At the end of spontaneous symmetry breaking I get these mass terms:

$$W_{\mu}^{\pm}=\frac{1}{\sqrt{2}}\bigl(W_{\mu}^{1} \mp i W_{\mu}^{2} \bigr )$$

$$\mathcal{L}_{mass}=\frac{1}{2} g^2 \frac{v^2}{4} W_{\mu}^{+}{W^{\mu}}^{-} + \frac{1}{2} g^2 \frac{v^2}{4} W_{\mu}^{-}{W^{\mu}}^{+}$$

So I have $$M_{W^+}=g \frac{v}{2} \quad M_{W^-}=g \frac{v}{2} $$

Is it right? Or there are too many terms and it is enough:

$$\mathcal{L}_{mass}= \frac{1}{2} g^2 \frac{v^2}{4} W_{\mu}^{-}{W^{\mu}}^{+} $$

  • $\begingroup$ "Or there are too many terms and it is enough:" What did you mean? $\endgroup$ – Andrew McAddams Aug 14 '14 at 9:20
  • $\begingroup$ Does $\mathcal{L}_{mass}= \frac{1}{2} g^2 \frac{v^2}{4} W_{\mu}^{-}{W^{\mu}}^{+}$ give mass only to $M_{W^-}$ o $M_{W^+}$ or both? $\endgroup$ – Karozo Aug 14 '14 at 10:08

Notation $W^{-}, W^{+}$ may confuse in a sense that it may seem that here are two different particles which aren't connected by charge conjugation. But of course, $W^{+}$ is only $(W^{-})^{\dagger}$, so it is an antiparticle to $W^{-}$. So term $( W^{-} \cdot W^{+} )$ is simple $|W|^{2}$ (which is standard for the mass-term), and, of course, both of particle and antiparticle have the equal masses.

Also before making substitution $$ \tag 1 W^{\pm}_{\mu} = \frac{1}{\sqrt{2}}(W_{\mu}^{1} \mp iW_{\mu}^{2}) $$ you can see that both of fields $W^{1}, W^{2}$ have equal masses. So of course that their linear combinations $(1)$ also have equal masses.

  • $\begingroup$ You've copied the error of missing $i$ in front of $W^2_\mu$, didn't you? $\endgroup$ – Luboš Motl Aug 14 '14 at 11:14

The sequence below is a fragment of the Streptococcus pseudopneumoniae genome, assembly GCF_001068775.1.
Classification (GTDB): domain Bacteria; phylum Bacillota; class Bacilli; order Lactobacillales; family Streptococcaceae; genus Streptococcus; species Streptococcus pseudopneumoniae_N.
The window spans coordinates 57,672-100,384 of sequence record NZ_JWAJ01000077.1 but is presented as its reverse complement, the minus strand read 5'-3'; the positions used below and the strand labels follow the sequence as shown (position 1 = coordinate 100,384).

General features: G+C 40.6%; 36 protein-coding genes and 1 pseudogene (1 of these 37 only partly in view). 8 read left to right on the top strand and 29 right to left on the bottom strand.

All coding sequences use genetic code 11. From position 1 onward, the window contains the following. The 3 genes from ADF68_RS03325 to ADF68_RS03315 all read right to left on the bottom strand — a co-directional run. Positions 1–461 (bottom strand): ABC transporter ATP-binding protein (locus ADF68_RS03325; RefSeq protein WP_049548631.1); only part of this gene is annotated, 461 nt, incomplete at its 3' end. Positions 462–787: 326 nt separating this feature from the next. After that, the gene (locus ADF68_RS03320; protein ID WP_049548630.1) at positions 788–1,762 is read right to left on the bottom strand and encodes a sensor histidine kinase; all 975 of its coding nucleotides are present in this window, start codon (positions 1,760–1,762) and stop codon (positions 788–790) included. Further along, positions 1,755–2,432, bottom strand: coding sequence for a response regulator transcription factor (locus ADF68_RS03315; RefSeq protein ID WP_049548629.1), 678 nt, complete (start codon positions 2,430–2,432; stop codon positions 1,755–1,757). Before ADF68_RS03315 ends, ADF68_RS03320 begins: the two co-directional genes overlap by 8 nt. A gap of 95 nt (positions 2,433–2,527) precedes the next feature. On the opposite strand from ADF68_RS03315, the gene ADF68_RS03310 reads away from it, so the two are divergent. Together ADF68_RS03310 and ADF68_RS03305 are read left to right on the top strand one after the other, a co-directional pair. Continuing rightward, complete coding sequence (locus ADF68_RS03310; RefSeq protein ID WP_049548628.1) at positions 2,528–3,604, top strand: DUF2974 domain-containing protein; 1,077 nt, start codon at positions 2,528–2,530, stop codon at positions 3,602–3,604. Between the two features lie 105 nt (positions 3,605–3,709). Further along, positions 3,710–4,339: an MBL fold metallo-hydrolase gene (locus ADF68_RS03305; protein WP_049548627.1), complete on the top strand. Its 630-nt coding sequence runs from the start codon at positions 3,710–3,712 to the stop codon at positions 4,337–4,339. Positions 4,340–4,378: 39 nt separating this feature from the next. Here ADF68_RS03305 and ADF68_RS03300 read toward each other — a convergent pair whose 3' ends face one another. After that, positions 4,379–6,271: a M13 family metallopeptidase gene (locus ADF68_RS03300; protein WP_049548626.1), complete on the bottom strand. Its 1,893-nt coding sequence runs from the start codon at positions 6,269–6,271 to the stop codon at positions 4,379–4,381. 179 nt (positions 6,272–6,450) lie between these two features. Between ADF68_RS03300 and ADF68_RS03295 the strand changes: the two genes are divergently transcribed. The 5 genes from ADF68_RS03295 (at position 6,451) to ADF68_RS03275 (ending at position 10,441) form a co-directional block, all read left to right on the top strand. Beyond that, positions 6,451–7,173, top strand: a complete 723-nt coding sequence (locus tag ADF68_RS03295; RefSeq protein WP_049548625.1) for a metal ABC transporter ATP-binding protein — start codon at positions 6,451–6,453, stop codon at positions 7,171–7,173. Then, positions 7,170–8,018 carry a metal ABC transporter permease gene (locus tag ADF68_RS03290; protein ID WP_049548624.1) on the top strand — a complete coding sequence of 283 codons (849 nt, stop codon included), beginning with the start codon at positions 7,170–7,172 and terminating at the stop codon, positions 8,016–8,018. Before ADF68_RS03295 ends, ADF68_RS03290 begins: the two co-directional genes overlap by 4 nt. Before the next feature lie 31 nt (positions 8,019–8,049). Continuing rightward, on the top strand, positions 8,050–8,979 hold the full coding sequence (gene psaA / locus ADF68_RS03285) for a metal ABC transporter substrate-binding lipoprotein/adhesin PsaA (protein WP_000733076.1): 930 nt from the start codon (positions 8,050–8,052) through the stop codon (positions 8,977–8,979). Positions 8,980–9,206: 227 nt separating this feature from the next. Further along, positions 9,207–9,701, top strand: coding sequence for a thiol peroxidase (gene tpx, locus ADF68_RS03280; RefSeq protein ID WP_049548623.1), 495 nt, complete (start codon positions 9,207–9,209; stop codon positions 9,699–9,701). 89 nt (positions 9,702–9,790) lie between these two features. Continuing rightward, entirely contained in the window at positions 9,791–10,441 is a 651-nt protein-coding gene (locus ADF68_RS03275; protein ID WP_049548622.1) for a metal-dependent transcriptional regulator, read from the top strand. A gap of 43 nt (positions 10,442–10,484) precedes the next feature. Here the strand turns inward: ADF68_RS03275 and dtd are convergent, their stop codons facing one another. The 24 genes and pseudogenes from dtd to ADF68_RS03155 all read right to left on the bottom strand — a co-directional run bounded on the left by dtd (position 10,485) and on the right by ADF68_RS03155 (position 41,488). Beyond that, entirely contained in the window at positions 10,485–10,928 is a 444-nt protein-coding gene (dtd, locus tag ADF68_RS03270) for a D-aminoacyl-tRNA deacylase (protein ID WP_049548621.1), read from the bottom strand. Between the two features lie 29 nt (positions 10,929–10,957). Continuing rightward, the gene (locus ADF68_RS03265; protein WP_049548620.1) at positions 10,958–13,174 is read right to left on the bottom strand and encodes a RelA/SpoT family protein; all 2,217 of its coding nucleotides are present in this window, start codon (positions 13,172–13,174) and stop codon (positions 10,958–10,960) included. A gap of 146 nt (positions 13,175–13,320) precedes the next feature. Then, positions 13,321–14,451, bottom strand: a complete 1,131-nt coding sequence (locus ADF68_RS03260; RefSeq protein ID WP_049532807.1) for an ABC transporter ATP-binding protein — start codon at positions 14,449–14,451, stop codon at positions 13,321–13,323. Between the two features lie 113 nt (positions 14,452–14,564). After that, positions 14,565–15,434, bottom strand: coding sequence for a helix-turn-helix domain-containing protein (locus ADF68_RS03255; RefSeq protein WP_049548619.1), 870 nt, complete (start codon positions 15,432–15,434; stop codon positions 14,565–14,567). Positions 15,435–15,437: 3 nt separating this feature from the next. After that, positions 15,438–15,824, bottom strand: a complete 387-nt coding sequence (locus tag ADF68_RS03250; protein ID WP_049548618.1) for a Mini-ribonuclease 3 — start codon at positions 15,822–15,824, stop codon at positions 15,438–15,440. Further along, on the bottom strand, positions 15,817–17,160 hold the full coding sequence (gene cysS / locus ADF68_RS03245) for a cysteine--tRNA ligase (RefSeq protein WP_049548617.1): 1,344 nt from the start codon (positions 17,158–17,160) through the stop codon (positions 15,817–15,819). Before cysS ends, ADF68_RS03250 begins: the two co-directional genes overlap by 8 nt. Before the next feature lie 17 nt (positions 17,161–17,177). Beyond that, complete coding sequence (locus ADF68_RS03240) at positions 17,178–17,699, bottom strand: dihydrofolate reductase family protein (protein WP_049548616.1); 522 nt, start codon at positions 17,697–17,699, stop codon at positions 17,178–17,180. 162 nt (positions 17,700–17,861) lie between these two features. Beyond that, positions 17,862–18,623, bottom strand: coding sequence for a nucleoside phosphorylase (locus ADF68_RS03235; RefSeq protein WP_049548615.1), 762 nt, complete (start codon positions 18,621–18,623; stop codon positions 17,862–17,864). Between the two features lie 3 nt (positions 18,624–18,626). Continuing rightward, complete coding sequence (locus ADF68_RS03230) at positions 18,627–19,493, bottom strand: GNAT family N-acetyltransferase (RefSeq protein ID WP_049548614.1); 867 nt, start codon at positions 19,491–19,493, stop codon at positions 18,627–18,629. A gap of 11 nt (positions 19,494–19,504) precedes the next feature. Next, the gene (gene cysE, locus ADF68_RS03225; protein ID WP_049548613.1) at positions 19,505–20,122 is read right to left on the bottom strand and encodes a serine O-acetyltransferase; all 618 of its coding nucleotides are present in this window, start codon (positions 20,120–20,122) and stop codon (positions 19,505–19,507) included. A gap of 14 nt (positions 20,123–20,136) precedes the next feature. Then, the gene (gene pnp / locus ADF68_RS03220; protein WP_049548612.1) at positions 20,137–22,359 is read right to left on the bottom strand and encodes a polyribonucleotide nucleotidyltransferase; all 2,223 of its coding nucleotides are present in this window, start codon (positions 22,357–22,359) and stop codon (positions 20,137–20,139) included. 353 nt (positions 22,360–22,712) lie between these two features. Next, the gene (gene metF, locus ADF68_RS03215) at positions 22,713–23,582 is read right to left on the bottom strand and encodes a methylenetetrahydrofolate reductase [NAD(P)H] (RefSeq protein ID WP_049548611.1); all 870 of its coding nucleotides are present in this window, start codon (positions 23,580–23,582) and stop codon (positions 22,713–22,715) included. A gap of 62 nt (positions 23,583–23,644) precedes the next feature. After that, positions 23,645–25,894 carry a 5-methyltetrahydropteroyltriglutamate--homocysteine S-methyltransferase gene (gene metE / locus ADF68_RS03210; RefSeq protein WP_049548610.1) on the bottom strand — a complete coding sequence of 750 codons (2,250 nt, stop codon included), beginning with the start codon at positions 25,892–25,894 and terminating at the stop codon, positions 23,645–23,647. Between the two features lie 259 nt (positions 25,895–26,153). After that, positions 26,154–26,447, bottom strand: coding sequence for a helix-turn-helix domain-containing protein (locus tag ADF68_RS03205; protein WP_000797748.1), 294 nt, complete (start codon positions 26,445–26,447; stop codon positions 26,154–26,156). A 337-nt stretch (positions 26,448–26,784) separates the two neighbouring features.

• $\begingroup$ @LubošMotl : yes, you're right. $\endgroup$ – Andrew McAddams Aug 14 '14 at 11:15
  • $\begingroup$ Thank you a lot, I have a last question. A term like $\mathcal{L}_{mass}= \frac{1}{2} g^2 \frac{v^2}{4} W_{\mu}^{-}{W^{\mu}}^{+} $ gives a mass of $ M_{W^+}=g \frac{v}{2}$ or a mass of $ M_{W^+}=g \frac{v}{2\sqrt{2}}$. $\endgroup$ – Karozo Aug 14 '14 at 14:13
  • $\begingroup$ @Karozo : The mass traditionally fixes by the equation of free motion (which coincides with Klein-Gordon equation) $(\partial^{2} + m^{2})W = 0$. If you "neglect" the Higgs-interaction term you will give, by using Euler-Lagrange equation for $W$ or for $W^{\dagger}$. So for your notation the mass will be equal to $\frac{g v}{2\sqrt{2}}$ (note that I don't know the multiplying factor of the kinetic term in your notation). $\endgroup$ – Andrew McAddams Aug 14 '14 at 14:24
  • $\begingroup$ Here I use the convention $$ L = -\frac{1}{4}G_{\mu \nu}^{a}G^{\mu \nu}_{a} - \frac{1}{4}F^{\mu \nu}F_{\mu \nu} - |D_{\mu} \varphi |^{2}, $$ $$ G_{\mu \nu}^{a} = \partial_{\mu}W_{\nu}^{a} - \partial_{\nu}W_{\mu}^{a} + \varepsilon^{abc}W_{\mu}^{b}W_{\nu}^{c}, \quad F_{\mu \nu} = \partial_{\mu}B_{\nu} - \partial_{\nu}B_{\mu} , $$ $$ D_{\mu} = \partial_{\mu} - \frac{ig}{2}(\tau \cdot A_{\mu}) - \frac{ig_{1}}{2}B_{\mu}. $$ $\endgroup$ – Andrew McAddams Aug 14 '14 at 14:34

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